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King Mohammed VI Of Morocco Builds New Financial City For The World


النص الأصلي الذي نشرته  مجلة فوربيس الأمريكية  حول الارادة الملكية لتحويل مدينة الدار البيضاء  مركزا ماليا  ضخما ورائدا في القارة الافريقية  وهو المقال المعنون  ب  « الملك يشيد مدينة مالية جديدة للعالم »،  (فوربس مغازين)
نص المقال بالانجليزية
Ever since he ascended the throne in 1999, his Majesty Mohammed VI, King of Morocco, has nursed one persistent ambition: to transform Casablanca, the Kingdom’s largest city and economic center, into Africa’s leading financial hub.
To achieve this, in 2010 the King announced the creation of one of his most ambitious projects, the Casablanca Finance City (CFC), a regional financial center and a privileged entry point for Northern, Western, and Central Africa.
The Casablanca Finance City (CFC) is a custom-made village being developed for large national and international foreign institutions looking to operate in the region and gain access to French-speaking African markets. The city will cater primarily to institutions in 3 key sectors: financial services, professional services and regional and international headquarters activities, offering eligible companies operating in these sectors a marketplace to undertake their activities on a regional and international level.

“What CFC plans to do is sell market access to French speaking Africa and giving fiscal and financial incentives to financial institutions, professional services firms such as legal and consulting companies as well as large multinational firms with regional headquarters,” Abdelmalek Alaoui, Managing Partner of Global Intelligence Partners, an adviser on the project said in an email statement.

The Casablanca Finance City zone zone sits on 100 hectares and will be located at the central axis of Casablanca’s new city center (Casablanca-Anfa), an area situated at the heart of Casablanca and at the crossroads of important highways such as Rabat and El Jadida.

While the CFC is still undergoing construction, companies from around the world are already applying for operating licenses. At the moment, more than 25 companies have obtained CFC status. Already, the new financial center is attracting growing interest from investors. In June last year, Abu Dhabi-based Asset Manager Invest A.D obtained a license to operate in the new financial center. In July 2013, FinanceCom, an investment holding company controlled by Moroccan billionaire Othman Benjelloun, signed an agreement to construct its headquarter offices in CFC.

“We want to bring the giants here. Think of the biggest names in the world of finance and professional services – Goldman Sachs, Citigroup, JP Morgan, General Electric, Bowman Gilfillan, all of them. This is for them. There is a huge market in Francophone Africa which remains largely untapped. The CFC will provide a stable, reliable and relevant platform for international institutions to access these markets,” a senior executive at the Moroccan Investment Development Agency (AMDI) said via email.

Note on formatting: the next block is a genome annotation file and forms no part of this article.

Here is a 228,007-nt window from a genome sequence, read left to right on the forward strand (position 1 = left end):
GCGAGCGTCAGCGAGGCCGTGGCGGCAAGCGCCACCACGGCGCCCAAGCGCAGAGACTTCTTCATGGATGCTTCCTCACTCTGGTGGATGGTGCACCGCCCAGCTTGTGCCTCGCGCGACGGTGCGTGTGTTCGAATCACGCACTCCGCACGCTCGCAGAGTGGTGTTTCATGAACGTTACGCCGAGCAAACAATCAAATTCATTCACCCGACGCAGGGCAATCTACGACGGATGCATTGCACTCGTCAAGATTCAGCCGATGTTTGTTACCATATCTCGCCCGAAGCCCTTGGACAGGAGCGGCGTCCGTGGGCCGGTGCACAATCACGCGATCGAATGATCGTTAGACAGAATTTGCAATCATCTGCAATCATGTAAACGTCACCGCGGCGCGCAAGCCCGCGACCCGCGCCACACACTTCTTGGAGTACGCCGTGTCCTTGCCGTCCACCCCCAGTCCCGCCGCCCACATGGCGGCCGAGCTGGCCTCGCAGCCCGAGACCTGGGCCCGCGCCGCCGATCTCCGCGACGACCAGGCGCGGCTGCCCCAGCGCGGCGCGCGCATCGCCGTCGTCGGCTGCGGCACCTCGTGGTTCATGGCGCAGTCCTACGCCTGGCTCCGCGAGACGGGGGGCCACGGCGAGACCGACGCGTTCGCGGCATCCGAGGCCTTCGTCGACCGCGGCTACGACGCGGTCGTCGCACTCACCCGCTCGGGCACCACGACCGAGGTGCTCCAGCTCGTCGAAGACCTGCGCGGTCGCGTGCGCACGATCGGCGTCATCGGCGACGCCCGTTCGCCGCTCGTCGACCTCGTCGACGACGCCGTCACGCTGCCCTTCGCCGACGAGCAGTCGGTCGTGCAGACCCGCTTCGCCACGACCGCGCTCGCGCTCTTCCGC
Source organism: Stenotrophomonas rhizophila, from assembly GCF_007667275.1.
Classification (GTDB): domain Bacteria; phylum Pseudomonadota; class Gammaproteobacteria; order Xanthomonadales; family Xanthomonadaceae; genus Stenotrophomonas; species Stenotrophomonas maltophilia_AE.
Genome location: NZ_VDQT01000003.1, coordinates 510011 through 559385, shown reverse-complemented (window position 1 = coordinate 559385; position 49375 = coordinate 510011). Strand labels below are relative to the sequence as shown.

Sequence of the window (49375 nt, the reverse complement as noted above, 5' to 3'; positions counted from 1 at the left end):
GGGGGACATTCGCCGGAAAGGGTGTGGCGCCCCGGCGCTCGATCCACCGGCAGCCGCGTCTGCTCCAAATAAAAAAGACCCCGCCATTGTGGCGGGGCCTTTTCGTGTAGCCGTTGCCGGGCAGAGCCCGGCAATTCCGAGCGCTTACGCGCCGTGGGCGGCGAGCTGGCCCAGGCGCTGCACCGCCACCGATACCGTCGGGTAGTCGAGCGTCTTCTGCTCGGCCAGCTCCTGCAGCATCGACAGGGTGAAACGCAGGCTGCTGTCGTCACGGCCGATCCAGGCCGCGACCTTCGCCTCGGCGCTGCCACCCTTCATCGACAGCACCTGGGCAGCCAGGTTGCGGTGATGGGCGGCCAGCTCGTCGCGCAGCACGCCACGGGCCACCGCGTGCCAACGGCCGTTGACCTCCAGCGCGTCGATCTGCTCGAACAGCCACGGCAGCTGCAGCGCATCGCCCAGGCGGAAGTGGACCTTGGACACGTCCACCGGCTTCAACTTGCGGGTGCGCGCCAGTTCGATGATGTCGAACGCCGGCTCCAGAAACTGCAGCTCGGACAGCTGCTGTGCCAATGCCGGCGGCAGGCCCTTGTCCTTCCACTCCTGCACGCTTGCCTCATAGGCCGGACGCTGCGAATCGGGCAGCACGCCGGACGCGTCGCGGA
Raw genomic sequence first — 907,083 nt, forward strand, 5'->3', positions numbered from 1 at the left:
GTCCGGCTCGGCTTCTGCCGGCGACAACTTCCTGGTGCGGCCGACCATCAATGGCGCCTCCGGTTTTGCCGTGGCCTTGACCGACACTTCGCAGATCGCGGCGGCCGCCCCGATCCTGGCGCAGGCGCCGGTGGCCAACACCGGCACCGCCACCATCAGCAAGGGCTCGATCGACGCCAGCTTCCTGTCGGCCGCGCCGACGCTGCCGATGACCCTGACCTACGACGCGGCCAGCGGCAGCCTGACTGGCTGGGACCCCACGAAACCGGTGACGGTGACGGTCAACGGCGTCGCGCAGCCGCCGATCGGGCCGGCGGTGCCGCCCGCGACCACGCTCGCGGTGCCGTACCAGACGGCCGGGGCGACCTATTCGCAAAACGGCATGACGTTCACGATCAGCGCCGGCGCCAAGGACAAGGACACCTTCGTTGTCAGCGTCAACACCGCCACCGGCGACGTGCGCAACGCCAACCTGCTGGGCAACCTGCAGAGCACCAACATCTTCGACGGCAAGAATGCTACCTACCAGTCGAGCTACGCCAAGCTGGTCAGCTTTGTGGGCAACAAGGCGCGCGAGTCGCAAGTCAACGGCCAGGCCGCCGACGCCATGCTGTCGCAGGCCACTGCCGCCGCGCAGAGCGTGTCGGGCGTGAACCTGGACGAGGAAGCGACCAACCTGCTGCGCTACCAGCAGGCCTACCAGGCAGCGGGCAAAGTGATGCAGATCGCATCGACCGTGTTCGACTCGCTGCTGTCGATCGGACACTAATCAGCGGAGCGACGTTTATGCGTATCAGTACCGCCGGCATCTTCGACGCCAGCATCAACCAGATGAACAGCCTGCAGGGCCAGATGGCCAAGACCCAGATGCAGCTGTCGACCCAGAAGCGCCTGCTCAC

An increasing number of international companies are setting up operations in Morocco considering the Kingdom to be a suitable platform for their investments in North, West and Central Africa because of its world class infrastructure, skilled labor force, cost competitiveness and business-friendly climate. At the moment, there are close to 3,000 international companies already active in Morocco and using the Kingdom as a springboard to access opportunities in the wider region.

“With Casablanca Finance City, we will be providing a professional and pragmatic answer to their financial convergence issues in Africa,” Saïd Ibrahimi, the CEO of Casablanca Finance City Authority said in a recent op-ed piece.

Ibrahimi feels there is a crucial need for a new African financial hub. According to him, the rationale behind the new city is straightforward. Africa recorded an average annual GDP growth of 5% during the last decade, thereby becoming the fastest-growing region in the world after East Asia. But in spite of this, Africa, particularly Francophone speaking parts, still lacks a major financial center. There are only 2 African countries listed on the 2013 Global Financial Centers index- Johannesburg, which comes in at 62, and Mauritius, which ranks in the 70th position.

“I believe that Morocco is in a strategic position to serve as a hub for the French-speaking part of Africa located in the North, West and Central parts of the continent,” Ibrahimi said in a press statement.

The CFC Head believes that Morocco stands out as the most logical option for a financial center because of socio-economic reasons including political stability within a regional context of agitation within the context of the Arab spring, as well as strong historical ties with Africa, sustainable macro-economic indicators and free trade agreements with the European Union, the United States and the Middle East. Morocco also has improved access to African markets through key agreements with African countries.

CFC-based businesses stand to enjoy some incentives specially designed to encourage and facilitate their setting up. For one, the government has put in place an attractive tax framework for companies with CFC status and the Casablanca Finance City Authority will offer fast-track procedures for company creation and people fluidity (visas, residence permits and work contracts). They will also offer training programs and financial qualifications to provide investors with all the necessary skills to develop their businesses.

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